“What gives me the greatest joy in the work of bell hooks,” said Rachel Kahan, William Morrow editor in chief of hooks to Oprah Daily, “is that it is being embraced with enthusiasm by so many new readers. right now in our current cultural moment, not just in the United States but all over the world. All about love hit the New York Times bestseller list last year for the very first time, two decades after it was first published, Bell and I shared an incredibly emotional moment over the phone, laughing – almost dizzying. We were both delighted to see that the fruits of his labor multiplied from generation to generation. ”

My dog-eared copy of Sisters of the Yam: black women and self-recovery was the front door to reprogram me. The micro-aggressions, confusing pauses and rudeness inflicted on me because of my dark skin tone and natural hair – the bell hooks helped me understand that these were the manifestations of erections social issues that she questioned, and not out of my imagination. Her writings on writing, how she harnessed the role of self-esteem and self-care: all of these things and more marked her as a visionary. Radical, yes, for its positions on racism, patriarchy and capitalism. Radical, too, to take care of the hearts of black women. For saying that we are not only our job, but that we deserve, as much as anyone else, our own affection and tenderness. The world would not give it to us, not without a fight.

And she fought, on the page and off. She wrote about being the skinny little girl named in her family of seven siblings in an essay on the importance of critical affirmation; on writing and living as a black feminist in a world hostile to two identities. In a discussion about the film Precious in an essay entitled “A pornography of violence” in his book Write beyond race, she wrote: “Telling a personal story in itself is not deep; that’s what we do with this story.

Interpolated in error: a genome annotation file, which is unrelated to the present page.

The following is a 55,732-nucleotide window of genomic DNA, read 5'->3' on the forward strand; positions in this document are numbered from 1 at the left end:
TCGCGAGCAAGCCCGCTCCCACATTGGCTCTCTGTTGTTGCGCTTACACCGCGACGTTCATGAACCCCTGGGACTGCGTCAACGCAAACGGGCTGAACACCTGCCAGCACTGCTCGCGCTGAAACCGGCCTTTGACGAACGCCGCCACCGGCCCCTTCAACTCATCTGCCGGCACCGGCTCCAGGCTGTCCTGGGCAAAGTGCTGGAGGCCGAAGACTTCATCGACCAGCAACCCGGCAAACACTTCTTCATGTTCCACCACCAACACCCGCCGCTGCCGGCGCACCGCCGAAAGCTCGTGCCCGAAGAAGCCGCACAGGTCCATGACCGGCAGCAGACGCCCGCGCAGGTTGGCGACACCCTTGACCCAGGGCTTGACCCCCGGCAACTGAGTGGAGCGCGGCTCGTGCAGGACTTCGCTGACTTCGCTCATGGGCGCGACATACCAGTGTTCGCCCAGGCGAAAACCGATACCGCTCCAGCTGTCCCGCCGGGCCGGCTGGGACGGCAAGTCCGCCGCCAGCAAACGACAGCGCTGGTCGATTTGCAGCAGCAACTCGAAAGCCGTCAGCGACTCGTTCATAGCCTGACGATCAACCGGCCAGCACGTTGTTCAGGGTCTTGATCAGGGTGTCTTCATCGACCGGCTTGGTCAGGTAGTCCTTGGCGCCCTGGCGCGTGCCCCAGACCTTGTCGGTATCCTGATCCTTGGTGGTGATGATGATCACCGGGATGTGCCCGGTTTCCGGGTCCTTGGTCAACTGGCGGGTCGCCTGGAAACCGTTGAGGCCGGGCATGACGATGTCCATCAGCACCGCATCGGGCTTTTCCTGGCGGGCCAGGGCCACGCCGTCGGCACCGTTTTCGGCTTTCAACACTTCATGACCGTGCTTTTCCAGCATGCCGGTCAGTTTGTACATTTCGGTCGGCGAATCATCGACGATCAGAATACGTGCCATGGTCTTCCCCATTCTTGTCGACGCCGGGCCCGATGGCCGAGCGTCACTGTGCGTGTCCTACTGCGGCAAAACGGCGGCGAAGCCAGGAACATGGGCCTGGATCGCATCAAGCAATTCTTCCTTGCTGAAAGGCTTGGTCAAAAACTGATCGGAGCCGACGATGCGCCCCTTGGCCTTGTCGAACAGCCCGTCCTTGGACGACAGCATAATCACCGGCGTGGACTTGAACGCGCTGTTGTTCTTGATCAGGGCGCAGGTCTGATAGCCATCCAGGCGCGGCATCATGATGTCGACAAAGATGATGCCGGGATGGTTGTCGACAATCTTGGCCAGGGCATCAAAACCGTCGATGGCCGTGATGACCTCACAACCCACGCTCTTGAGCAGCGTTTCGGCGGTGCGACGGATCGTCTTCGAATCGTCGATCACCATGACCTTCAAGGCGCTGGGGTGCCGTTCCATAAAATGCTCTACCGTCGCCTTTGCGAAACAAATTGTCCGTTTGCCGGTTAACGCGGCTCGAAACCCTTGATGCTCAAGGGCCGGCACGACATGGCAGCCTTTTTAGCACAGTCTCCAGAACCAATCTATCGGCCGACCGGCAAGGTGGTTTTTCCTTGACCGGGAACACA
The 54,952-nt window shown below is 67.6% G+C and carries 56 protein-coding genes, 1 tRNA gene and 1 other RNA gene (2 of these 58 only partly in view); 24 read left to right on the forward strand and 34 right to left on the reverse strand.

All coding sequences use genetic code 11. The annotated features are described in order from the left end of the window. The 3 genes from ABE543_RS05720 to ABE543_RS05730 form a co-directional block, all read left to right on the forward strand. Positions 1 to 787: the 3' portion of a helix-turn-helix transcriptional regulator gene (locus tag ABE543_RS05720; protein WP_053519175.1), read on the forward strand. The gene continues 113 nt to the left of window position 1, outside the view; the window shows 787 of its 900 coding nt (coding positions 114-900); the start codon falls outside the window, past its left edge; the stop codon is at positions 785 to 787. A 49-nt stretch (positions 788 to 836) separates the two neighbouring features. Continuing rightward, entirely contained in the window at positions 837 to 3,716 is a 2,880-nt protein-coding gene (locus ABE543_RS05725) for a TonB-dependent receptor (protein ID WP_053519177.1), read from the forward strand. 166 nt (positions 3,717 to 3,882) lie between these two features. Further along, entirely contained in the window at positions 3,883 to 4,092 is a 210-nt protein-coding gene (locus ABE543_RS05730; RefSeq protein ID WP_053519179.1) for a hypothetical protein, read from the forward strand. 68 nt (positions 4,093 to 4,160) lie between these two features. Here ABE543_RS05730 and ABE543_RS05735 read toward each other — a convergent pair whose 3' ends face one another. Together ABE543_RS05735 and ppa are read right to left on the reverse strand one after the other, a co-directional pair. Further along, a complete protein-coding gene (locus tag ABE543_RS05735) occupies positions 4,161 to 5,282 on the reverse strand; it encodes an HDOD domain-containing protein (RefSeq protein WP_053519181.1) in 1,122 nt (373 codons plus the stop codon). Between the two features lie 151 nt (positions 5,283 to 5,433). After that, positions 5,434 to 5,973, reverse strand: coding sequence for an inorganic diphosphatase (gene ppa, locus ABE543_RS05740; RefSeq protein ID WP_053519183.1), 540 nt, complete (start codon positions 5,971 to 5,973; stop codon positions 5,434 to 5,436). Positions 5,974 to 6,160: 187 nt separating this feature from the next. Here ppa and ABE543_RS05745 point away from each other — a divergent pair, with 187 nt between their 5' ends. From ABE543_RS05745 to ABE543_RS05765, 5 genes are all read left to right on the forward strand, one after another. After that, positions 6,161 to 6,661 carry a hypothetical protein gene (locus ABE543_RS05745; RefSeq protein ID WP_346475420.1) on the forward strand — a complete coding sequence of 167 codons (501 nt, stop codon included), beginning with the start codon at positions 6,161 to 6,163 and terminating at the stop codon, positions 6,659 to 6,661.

What she did with her story was that she saw, studied, and recorded the spaces and slights that existed for every black writer, feminist, scholar, and intellectual. She made a map for us to study on our own, and made room for our authenticity, for our most radical and often unpopular selves. She didn’t give in.

In this way, the bell hooks taught me what Toni Morrison called the source of self-esteem. I first read her in seventh grade, one of the first black writers I noticed who wrote prolifically, both as a sole author of over 40 volumes but also in collaboration with other black scholars and intellectuals who were praised at the time, such as Cornel West. His words spoke directly to me, to me.

“Healing comes through witnessing, bringing together whatever is available to you and being reconciled,” Hooks wrote of the words a student on the road to recovery shared with her. The way she expressed her intentions when posting Yam sisters could well defend his broader goals as a writer and intellectual: “It’s a book on reconciliation. It’s meant to serve as a map, charting a journey that can take us back to that dark, deep place within us, where we were first known and loved, where the arms that held us hold us still.

Bell’s time has come to play in the dark, to rest well in this rich and deep place that she has undermined for all of us for so long, but I thank her for being a light I will always reach towards.